Censoring times were generated independently from an exponential distribution with parameters selected to induce 20% censoring. Samples of size 300 were considered and 100 datasets were generated, for each of the models. Each of the datasets were divided in a 2:1 ratio for training and evaluation. Performances of the CPH, RSF and BART methods were compared based on measures of accuracy and bias, derived from the holdout test set of 100 samples, for both the model settings. The test root mean square error and bias are calculated for the CPH, RSF and BART survival prediction estimates. The expected value of the simulated estimates is then used as a measure of performance. Figure 1 (a) and Figure 2 (a) shows box plots of test set bias and RMSE for the proportional hazards model and Figure 1 (b) and Figure 2 (b) shows box plots of test set bias and RMSE for the non proportional hazards model measured at the 25th, 50th and 75th percentiles of the overall survival distribution. It is clear from these plots that the BART method performs closely to the CPH and RSF models in the proportional hazards case, however non parametric methods of BART and RSF performs significantly better than the semi parametric CPH model in the non-proportional hazards scenario.

4 Application to breast cancer dataset

In this section, we have tried to apply the CPH, RSF and BART models to a random sample of 1500 female patients between ages 24-90 having invasive ductal carcinoma as obtained from the U.S. SEER database for the year 2005. Samples with missing data were not incorporated in the study, to facilitate the demonstration of methods. Ten covariates were considered in the analysis namely Age (in years), Race (White, Black, Others), disease stage (In-situ, localized, regional, or distant), tumor grade (well-differentiated, moderately differentiated, poorly differentiated, or undifferentiated), tumor size (in cms), estrogen receptor status (positive, negative or borderline), progesterone receptor status (positive, negative or borderline), radiotherapy (received or denied), surgery (received or denied) and the number of lymph nodes. All the covariates selected for the analysis are important in breast cancer studies. Our response variable for the study was disease-specific survival (in months) based on the SEER cause-of-death code. Death from other causes was treated as censoring (non-informative censoring). The censoring times were assumed to be independent of the failure times. For evaluating the performance of the three models, the dataset was split randomly in the ratio 2:1 into a training set and a validation set. Of the 1500 patient cases, 1081 patients were white, 298 black, and the rest were people from other different origins. A total of 1191 deaths occurred in the cohort of 1500 patients. The number of survival months (our outcome of study) ranges from 1-106 months. The mean follow up time was 34.75 months and the median follow-up months was 30 months. Most of the tumors were staged regionally (38.9%). Most tumors were graded as poorly differentiated (56.5%). The mean age was 60.33 years with an SD of 14.59 years. The median tumor size was 29 mm with an IQR of 33 mm. 65.4% of the tumors were estrogen positive. 43.7 % of the patients received both surgery and radiation.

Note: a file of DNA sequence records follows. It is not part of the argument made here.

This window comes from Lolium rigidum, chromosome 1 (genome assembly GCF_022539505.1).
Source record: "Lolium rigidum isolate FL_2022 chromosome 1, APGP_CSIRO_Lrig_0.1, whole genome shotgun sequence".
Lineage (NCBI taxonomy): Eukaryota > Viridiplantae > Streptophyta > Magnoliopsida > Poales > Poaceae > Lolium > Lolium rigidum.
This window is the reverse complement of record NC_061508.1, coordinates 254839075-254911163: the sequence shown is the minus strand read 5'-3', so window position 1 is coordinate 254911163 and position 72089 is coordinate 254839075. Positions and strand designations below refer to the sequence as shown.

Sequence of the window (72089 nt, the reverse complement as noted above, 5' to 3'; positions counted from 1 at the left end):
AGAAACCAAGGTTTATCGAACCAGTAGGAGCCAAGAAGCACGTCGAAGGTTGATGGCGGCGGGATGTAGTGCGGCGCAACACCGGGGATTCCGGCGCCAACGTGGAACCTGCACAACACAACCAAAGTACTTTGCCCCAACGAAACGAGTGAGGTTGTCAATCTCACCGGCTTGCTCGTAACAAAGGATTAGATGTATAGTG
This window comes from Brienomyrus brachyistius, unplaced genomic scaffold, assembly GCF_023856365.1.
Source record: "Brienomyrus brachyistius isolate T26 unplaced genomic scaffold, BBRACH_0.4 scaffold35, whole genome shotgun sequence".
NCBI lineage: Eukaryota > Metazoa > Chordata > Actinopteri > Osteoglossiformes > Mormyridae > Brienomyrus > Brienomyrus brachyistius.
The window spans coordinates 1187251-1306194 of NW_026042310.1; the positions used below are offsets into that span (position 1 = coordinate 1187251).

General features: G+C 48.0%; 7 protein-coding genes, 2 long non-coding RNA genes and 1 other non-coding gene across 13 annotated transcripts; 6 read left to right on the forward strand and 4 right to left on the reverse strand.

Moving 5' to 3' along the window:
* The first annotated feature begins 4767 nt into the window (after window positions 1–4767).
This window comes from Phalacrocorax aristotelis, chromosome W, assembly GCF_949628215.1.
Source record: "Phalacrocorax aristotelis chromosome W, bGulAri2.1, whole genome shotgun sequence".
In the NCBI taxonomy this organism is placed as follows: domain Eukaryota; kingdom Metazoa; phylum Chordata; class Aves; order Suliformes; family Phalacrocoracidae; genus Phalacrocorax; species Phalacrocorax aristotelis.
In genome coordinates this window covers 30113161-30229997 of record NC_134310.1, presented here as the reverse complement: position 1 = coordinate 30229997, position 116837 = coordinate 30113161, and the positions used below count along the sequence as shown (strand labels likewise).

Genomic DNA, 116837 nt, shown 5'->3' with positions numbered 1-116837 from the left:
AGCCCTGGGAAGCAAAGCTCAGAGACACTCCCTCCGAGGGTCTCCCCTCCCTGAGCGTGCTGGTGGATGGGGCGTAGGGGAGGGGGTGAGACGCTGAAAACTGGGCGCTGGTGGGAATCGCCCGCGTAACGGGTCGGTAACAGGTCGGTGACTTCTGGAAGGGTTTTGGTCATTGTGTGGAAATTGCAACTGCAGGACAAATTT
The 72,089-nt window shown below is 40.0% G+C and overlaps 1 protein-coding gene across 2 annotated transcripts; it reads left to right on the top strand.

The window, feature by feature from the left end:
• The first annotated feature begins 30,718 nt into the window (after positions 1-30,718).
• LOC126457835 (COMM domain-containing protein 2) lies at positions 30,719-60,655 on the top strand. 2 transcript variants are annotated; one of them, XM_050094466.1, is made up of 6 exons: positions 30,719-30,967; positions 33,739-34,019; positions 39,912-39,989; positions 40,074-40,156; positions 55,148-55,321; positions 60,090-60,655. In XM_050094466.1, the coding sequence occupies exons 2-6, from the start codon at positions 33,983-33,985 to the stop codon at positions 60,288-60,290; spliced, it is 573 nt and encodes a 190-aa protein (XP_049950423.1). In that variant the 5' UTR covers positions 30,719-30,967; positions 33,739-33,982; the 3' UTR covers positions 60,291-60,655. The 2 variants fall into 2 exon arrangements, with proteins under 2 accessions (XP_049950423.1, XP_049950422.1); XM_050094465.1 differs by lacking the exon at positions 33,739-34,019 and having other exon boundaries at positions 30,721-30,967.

On application of the CPH model using the backward variable selection mechanism described in subsection 2.4.1, race of the patient, age at diagnosis, tumor grade, tumor size, tumor stage, radiation therapy, surgery and estrogen receptor status are chosen as the most important variables. However, the accuracy with which the model estimates the hazard ratios depends the proportional hazards assumption, which was violated by our dataset, thereby indicating the need for a more generalized model structure. We applied RSF models using logrank splitting and logrankscore splitting, which ranked its covariates by level of OOB-importance, based on 1000 trees as described in subsubsection 2.4.2. The five most important covariates in both the RSF approaches are surgery, tumor size, tumor stage, tumor grade and er status with a slightly different ranking. The bottom five covariates based on importance values are ranked similarly for both the RSF models. The top five predictors having maximum variable importance values were also selected by the Cox model. However predictors race, age at diagnosis and radiation therapy, selected by the Cox model, have very low variable importance values for both the RSF models and are therefore considered unimportant for prediction purposes.